This cake is based on a recipe from Stephanie Alexander’s ‘The Cook’s Companion’. As is my way, I often play around with different ingredients for our Christmas cakes. Traditionally for the bulk of the fruit you would use 1/3 sultanas, 1/3 raisins and 1/3 currants, but I often like to add in some cranberries or dried cherries. You can also substitute the apricots for dried figs; but I do always make sure to include the prunes. When choosing your dried fruit try to buy unsulfured fruit and if you can buy organic your cake will be all the better. The addition of mixed peel is always controversial in fruit cake, I prefer mine without but if you absolutely love it then add in around 60g to the mix.

810g of your favourite small, round dried fruit
120g dried apricots or figs, sliced
60g prunes, stoned and chopped
140ml brandy
250g soft unsalted butter
225g spelt flour
1 teaspoon baking powder
1 teaspoon ground cinnamon
1 teaspoon mixed spice
1/4 teaspoon freshly ground nutmeg
250g dark brown sugar, or coconut sugar
5 large eggs
1 tablespoon treacle or molasses

Assemble your dried fruit in a large glass or ceramic bowl and pour over 100ml of brandy. Allow to soak overnight.

The following day, preheat your oven to 150 degrees C. Grease a 22cm round cake tin, or two 17cm round cake tins, and line with two layers of baking paper.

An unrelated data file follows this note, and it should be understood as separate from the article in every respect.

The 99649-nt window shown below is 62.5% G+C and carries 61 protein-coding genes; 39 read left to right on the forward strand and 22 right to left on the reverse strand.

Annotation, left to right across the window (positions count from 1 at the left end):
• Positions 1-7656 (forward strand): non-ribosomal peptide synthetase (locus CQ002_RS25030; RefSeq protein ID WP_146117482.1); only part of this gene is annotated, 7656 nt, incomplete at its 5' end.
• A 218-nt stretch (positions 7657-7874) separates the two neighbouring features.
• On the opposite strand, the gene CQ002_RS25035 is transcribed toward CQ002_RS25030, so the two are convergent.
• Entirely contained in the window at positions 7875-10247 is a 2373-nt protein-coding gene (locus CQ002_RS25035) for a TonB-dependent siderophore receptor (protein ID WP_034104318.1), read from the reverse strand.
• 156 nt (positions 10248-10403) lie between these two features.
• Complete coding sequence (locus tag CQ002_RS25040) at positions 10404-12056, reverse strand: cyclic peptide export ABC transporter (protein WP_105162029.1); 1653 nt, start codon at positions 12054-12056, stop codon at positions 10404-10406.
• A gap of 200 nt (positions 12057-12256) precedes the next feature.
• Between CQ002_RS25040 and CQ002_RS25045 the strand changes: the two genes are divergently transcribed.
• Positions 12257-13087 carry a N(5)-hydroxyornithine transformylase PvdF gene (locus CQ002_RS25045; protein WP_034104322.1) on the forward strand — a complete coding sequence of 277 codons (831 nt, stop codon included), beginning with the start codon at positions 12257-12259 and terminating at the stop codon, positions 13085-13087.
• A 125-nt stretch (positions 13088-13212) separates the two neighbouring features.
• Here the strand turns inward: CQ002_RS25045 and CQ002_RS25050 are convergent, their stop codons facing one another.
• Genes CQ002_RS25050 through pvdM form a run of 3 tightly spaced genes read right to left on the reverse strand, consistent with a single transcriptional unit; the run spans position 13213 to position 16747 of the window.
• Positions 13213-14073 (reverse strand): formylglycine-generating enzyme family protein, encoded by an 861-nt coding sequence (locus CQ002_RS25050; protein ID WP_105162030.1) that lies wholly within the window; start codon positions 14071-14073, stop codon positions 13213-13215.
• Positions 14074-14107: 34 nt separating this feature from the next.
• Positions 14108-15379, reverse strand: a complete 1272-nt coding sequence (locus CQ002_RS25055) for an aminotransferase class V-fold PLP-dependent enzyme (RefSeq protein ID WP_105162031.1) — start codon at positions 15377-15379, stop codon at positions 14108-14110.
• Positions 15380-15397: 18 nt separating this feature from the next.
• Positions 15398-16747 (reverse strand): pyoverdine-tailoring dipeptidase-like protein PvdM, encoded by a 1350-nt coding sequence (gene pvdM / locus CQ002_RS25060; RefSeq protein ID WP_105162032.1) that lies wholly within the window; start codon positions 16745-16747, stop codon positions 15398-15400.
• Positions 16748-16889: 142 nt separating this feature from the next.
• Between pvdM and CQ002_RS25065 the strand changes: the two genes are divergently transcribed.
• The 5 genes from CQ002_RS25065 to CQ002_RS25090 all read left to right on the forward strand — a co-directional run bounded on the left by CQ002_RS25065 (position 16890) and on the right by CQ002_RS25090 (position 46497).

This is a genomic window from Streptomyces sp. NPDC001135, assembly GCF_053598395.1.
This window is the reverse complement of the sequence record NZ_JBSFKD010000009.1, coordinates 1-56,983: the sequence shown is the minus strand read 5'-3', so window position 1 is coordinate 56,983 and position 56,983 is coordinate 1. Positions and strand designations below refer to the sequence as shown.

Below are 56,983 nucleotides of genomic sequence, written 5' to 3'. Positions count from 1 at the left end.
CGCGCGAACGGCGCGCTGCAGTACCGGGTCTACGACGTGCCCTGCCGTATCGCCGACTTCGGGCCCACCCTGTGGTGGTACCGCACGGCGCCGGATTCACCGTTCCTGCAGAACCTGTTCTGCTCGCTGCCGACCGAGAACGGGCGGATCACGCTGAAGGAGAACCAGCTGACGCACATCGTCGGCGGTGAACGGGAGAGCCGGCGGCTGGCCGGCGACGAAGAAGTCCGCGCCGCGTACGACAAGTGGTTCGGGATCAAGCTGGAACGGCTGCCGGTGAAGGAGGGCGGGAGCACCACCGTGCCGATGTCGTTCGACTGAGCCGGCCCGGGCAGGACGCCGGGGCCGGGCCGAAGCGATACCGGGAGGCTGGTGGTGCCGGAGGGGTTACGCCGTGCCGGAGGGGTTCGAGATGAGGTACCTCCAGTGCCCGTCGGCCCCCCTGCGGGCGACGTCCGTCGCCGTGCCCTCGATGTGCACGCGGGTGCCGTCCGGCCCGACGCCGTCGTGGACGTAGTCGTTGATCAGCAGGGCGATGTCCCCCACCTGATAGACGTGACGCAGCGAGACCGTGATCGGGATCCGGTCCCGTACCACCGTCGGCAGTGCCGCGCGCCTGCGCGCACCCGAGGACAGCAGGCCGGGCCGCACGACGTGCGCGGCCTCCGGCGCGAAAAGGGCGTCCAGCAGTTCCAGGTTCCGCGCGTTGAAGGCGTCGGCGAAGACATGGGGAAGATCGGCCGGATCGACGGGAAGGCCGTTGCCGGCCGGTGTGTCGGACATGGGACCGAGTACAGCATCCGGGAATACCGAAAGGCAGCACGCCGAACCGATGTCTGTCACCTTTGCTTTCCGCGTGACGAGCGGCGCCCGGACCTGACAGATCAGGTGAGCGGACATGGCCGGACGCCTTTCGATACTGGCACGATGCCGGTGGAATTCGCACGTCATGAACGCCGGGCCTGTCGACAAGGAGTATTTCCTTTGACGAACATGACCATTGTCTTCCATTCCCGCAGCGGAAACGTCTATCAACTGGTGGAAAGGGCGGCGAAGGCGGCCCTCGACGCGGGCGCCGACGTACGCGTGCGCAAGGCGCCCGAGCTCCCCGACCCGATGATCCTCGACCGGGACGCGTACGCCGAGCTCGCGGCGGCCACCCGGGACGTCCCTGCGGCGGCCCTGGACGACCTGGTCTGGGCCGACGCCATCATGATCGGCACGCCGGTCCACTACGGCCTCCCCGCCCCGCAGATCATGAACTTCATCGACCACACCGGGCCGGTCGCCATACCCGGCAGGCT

In a medium bowl, measure out the flour, baking powder and spices, and give a little stir.

In the bowl of a stand mixer, cream together the butter and sugar until pale and fluffy. Add the eggs into the mixture one at a time, alternating with a little of the flour mix. If it looks like it is curdling don’t despair, just add a little more flour mixture. Keep going until all of the eggs and flour have been added, and the mixture is smooth. Then add in all of the fruit and brandy mixture as well as the treacle or molasses and mix until well combined.

Pour the mixture into the prepared tins and smooth out the tops. You can decorate the top with whole almonds or pecans if you like.

Bake the cakes low down in the oven for anywhere between 2 and 3 hours or until a skewer inserted in the middle comes out clean. I suggest having a peek a bit before the 2 hour mark to check that they aren’t browning too much on top, if they are and the middle isn’t yet fully cooked, then scrunch up a piece of baking paper and put on top, and top that with a scrunched up piece of aluminium foil. You can also reduce the heat down to 110 degrees C and check again in 15 minutes. It is not an exact science, it is more of a ‘go as you feel’ approach, and a very good reason to not be in a rush!

Once the cakes are out of the oven, pour over the remaining brandy : listen to it sizzle, and breathe in a bit of Christmas. Let the cakes cool completely in their tins before removing them. Wrap the cakes in a couple of layers of baking paper and aluminium foil and pop them into an airtight tin ready for eating on Christmas Day.